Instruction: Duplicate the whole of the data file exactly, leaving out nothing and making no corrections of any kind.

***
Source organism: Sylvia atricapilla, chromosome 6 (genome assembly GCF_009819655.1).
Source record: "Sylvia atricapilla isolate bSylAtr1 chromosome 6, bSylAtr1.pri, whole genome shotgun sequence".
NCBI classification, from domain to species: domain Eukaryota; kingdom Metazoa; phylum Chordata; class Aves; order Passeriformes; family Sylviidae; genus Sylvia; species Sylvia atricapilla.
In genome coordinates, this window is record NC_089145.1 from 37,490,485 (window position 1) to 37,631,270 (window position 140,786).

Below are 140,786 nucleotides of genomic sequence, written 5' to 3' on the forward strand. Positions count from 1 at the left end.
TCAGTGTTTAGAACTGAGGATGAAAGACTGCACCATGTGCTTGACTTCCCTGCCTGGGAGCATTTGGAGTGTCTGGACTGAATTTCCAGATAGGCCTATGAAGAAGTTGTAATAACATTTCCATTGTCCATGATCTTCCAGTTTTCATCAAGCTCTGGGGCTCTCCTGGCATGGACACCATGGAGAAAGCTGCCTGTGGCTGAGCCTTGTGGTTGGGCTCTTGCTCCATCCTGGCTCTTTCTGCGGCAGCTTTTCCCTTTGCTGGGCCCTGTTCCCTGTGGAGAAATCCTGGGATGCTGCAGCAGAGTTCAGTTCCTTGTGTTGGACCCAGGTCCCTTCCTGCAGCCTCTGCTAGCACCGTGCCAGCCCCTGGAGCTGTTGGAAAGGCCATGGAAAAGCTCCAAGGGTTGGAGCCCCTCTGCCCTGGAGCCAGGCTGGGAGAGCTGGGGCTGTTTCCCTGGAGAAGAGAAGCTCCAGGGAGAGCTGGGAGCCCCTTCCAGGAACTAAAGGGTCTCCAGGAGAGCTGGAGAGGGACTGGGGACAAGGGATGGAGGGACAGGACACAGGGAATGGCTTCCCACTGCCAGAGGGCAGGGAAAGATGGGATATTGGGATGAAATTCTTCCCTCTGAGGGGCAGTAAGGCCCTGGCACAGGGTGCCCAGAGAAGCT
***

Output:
Source organism: Sylvia atricapilla, chromosome 6 (genome assembly GCF_009819655.1).
Source record: "Sylvia atricapilla isolate bSylAtr1 chromosome 6, bSylAtr1.pri, whole genome shotgun sequence".
NCBI classification, from domain to species: domain Eukaryota; kingdom Metazoa; phylum Chordata; class Aves; order Passeriformes; family Sylviidae; genus Sylvia; species Sylvia atricapilla.
In genome coordinates, this window is record NC_089145.1 from 37,490,485 (window position 1) to 37,631,270 (window position 140,786).

Below are 140,786 nucleotides of genomic sequence, written 5' to 3' on the forward strand. Positions count from 1 at the left end.
TCAGTGTTTAGAACTGAGGATGAAAGACTGCACCATGTGCTTGACTTCCCTGCCTGGGAGCATTTGGAGTGTCTGGACTGAATTTCCAGATAGGCCTATGAAGAAGTTGTAATAACATTTCCATTGTCCATGATCTTCCAGTTTTCATCAAGCTCTGGGGCTCTCCTGGCATGGACACCATGGAGAAAGCTGCCTGTGGCTGAGCCTTGTGGTTGGGCTCTTGCTCCATCCTGGCTCTTTCTGCGGCAGCTTTTCCCTTTGCTGGGCCCTGTTCCCTGTGGAGAAATCCTGGGATGCTGCAGCAGAGTTCAGTTCCTTGTGTTGGACCCAGGTCCCTTCCTGCAGCCTCTGCTAGCACCGTGCCAGCCCCTGGAGCTGTTGGAAAGGCCATGGAAAAGCTCCAAGGGTTGGAGCCCCTCTGCCCTGGAGCCAGGCTGGGAGAGCTGGGGCTGTTTCCCTGGAGAAGAGAAGCTCCAGGGAGAGCTGGGAGCCCCTTCCAGGAACTAAAGGGTCTCCAGGAGAGCTGGAGAGGGACTGGGGACAAGGGATGGAGGGACAGGACACAGGGAATGGCTTCCCACTGCCAGAGGGCAGGGAAAGATGGGATATTGGGATGAAATTCTTCCCTCTGAGGGGCAGTAAGGCCCTGGCACAGGGTGCCCAGAGAAGCT